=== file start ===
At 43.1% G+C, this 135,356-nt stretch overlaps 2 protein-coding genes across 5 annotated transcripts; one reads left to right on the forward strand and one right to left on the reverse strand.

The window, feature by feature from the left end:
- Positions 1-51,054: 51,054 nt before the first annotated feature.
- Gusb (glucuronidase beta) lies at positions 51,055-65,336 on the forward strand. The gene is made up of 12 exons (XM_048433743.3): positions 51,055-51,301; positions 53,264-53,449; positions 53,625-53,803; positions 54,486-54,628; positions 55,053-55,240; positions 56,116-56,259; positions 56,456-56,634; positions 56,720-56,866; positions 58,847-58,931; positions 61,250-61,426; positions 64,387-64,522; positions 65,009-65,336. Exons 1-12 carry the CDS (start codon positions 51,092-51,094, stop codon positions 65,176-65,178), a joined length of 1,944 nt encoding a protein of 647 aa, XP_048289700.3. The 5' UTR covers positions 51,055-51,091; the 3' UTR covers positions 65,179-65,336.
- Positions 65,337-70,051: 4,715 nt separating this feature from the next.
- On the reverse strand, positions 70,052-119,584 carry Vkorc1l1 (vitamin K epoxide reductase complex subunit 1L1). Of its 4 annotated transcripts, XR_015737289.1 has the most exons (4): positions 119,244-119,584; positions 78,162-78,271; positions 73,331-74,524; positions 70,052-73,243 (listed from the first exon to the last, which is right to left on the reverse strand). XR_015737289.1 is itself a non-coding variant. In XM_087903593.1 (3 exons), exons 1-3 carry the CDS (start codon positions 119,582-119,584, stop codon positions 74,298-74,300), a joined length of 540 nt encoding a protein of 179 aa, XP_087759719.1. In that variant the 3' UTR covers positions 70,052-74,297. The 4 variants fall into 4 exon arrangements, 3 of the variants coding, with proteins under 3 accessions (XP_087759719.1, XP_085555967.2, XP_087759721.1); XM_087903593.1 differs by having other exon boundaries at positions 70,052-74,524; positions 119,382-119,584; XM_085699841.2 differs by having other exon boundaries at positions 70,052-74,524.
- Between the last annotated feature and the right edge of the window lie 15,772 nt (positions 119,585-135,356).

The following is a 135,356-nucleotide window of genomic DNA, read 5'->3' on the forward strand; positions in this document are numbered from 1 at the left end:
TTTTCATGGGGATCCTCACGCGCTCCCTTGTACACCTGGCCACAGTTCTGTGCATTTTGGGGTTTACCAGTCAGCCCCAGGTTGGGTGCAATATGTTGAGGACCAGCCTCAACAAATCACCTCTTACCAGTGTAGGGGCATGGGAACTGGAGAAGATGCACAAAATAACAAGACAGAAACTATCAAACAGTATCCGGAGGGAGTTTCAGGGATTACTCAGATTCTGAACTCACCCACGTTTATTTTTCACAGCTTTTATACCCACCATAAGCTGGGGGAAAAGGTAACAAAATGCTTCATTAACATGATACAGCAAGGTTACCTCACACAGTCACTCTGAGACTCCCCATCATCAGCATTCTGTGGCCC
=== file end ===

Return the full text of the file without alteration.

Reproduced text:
At 43.1% G+C, this 135,356-nt stretch overlaps 2 protein-coding genes across 5 annotated transcripts; one reads left to right on the forward strand and one right to left on the reverse strand.

The window, feature by feature from the left end:
- Positions 1-51,054: 51,054 nt before the first annotated feature.
- Gusb (glucuronidase beta) lies at positions 51,055-65,336 on the forward strand. The gene is made up of 12 exons (XM_048433743.3): positions 51,055-51,301; positions 53,264-53,449; positions 53,625-53,803; positions 54,486-54,628; positions 55,053-55,240; positions 56,116-56,259; positions 56,456-56,634; positions 56,720-56,866; positions 58,847-58,931; positions 61,250-61,426; positions 64,387-64,522; positions 65,009-65,336. Exons 1-12 carry the CDS (start codon positions 51,092-51,094, stop codon positions 65,176-65,178), a joined length of 1,944 nt encoding a protein of 647 aa, XP_048289700.3. The 5' UTR covers positions 51,055-51,091; the 3' UTR covers positions 65,179-65,336.
- Positions 65,337-70,051: 4,715 nt separating this feature from the next.
- On the reverse strand, positions 70,052-119,584 carry Vkorc1l1 (vitamin K epoxide reductase complex subunit 1L1). Of its 4 annotated transcripts, XR_015737289.1 has the most exons (4): positions 119,244-119,584; positions 78,162-78,271; positions 73,331-74,524; positions 70,052-73,243 (listed from the first exon to the last, which is right to left on the reverse strand). XR_015737289.1 is itself a non-coding variant. In XM_087903593.1 (3 exons), exons 1-3 carry the CDS (start codon positions 119,582-119,584, stop codon positions 74,298-74,300), a joined length of 540 nt encoding a protein of 179 aa, XP_087759719.1. In that variant the 3' UTR covers positions 70,052-74,297. The 4 variants fall into 4 exon arrangements, 3 of the variants coding, with proteins under 3 accessions (XP_087759719.1, XP_085555967.2, XP_087759721.1); XM_087903593.1 differs by having other exon boundaries at positions 70,052-74,524; positions 119,382-119,584; XM_085699841.2 differs by having other exon boundaries at positions 70,052-74,524.
- Between the last annotated feature and the right edge of the window lie 15,772 nt (positions 119,585-135,356).

The following is a 135,356-nucleotide window of genomic DNA, read 5'->3' on the forward strand; positions in this document are numbered from 1 at the left end:
TTTTCATGGGGATCCTCACGCGCTCCCTTGTACACCTGGCCACAGTTCTGTGCATTTTGGGGTTTACCAGTCAGCCCCAGGTTGGGTGCAATATGTTGAGGACCAGCCTCAACAAATCACCTCTTACCAGTGTAGGGGCATGGGAACTGGAGAAGATGCACAAAATAACAAGACAGAAACTATCAAACAGTATCCGGAGGGAGTTTCAGGGATTACTCAGATTCTGAACTCACCCACGTTTATTTTTCACAGCTTTTATACCCACCATAAGCTGGGGGAAAAGGTAACAAAATGCTTCATTAACATGATACAGCAAGGTTACCTCACACAGTCACTCTGAGACTCCCCATCATCAGCATTCTGTGGCCC